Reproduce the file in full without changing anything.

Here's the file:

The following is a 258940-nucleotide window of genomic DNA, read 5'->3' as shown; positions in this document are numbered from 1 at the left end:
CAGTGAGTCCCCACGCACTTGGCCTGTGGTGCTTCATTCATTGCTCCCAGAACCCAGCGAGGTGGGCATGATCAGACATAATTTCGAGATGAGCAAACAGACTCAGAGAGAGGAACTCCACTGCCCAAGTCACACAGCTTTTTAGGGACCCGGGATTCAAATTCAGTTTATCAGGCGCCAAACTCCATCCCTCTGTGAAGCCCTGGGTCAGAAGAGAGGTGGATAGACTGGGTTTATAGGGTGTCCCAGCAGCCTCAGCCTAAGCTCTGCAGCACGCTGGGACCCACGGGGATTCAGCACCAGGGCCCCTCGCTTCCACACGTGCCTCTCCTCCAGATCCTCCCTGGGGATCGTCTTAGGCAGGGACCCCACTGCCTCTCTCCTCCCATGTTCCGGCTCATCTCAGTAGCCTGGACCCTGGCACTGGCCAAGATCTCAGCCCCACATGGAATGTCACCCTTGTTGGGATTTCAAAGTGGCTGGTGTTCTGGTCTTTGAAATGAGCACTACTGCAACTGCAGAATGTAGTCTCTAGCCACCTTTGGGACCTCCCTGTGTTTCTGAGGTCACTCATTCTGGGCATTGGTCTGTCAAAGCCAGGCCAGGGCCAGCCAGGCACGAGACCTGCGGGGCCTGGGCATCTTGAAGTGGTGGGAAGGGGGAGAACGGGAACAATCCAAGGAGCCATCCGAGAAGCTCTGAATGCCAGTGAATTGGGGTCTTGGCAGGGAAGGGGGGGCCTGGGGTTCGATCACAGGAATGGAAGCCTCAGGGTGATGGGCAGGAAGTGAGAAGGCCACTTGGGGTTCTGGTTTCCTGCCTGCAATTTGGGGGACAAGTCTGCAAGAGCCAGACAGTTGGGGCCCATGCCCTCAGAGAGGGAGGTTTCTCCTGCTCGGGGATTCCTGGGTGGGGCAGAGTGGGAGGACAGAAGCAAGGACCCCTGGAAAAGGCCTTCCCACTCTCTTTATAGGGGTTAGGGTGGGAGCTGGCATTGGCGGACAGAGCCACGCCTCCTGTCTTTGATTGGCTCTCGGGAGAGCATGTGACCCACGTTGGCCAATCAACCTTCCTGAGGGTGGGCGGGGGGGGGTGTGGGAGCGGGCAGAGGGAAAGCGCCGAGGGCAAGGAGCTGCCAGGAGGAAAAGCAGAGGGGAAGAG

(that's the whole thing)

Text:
The following is a 258940-nucleotide window of genomic DNA, read 5'->3' as shown; positions in this document are numbered from 1 at the left end:
CAGTGAGTCCCCACGCACTTGGCCTGTGGTGCTTCATTCATTGCTCCCAGAACCCAGCGAGGTGGGCATGATCAGACATAATTTCGAGATGAGCAAACAGACTCAGAGAGAGGAACTCCACTGCCCAAGTCACACAGCTTTTTAGGGACCCGGGATTCAAATTCAGTTTATCAGGCGCCAAACTCCATCCCTCTGTGAAGCCCTGGGTCAGAAGAGAGGTGGATAGACTGGGTTTATAGGGTGTCCCAGCAGCCTCAGCCTAAGCTCTGCAGCACGCTGGGACCCACGGGGATTCAGCACCAGGGCCCCTCGCTTCCACACGTGCCTCTCCTCCAGATCCTCCCTGGGGATCGTCTTAGGCAGGGACCCCACTGCCTCTCTCCTCCCATGTTCCGGCTCATCTCAGTAGCCTGGACCCTGGCACTGGCCAAGATCTCAGCCCCACATGGAATGTCACCCTTGTTGGGATTTCAAAGTGGCTGGTGTTCTGGTCTTTGAAATGAGCACTACTGCAACTGCAGAATGTAGTCTCTAGCCACCTTTGGGACCTCCCTGTGTTTCTGAGGTCACTCATTCTGGGCATTGGTCTGTCAAAGCCAGGCCAGGGCCAGCCAGGCACGAGACCTGCGGGGCCTGGGCATCTTGAAGTGGTGGGAAGGGGGAGAACGGGAACAATCCAAGGAGCCATCCGAGAAGCTCTGAATGCCAGTGAATTGGGGTCTTGGCAGGGAAGGGGGGGCCTGGGGTTCGATCACAGGAATGGAAGCCTCAGGGTGATGGGCAGGAAGTGAGAAGGCCACTTGGGGTTCTGGTTTCCTGCCTGCAATTTGGGGGACAAGTCTGCAAGAGCCAGACAGTTGGGGCCCATGCCCTCAGAGAGGGAGGTTTCTCCTGCTCGGGGATTCCTGGGTGGGGCAGAGTGGGAGGACAGAAGCAAGGACCCCTGGAAAAGGCCTTCCCACTCTCTTTATAGGGGTTAGGGTGGGAGCTGGCATTGGCGGACAGAGCCACGCCTCCTGTCTTTGATTGGCTCTCGGGAGAGCATGTGACCCACGTTGGCCAATCAACCTTCCTGAGGGTGGGCGGGGGGGGGTGTGGGAGCGGGCAGAGGGAAAGCGCCGAGGGCAAGGAGCTGCCAGGAGGAAAAGCAGAGGGGAAGAG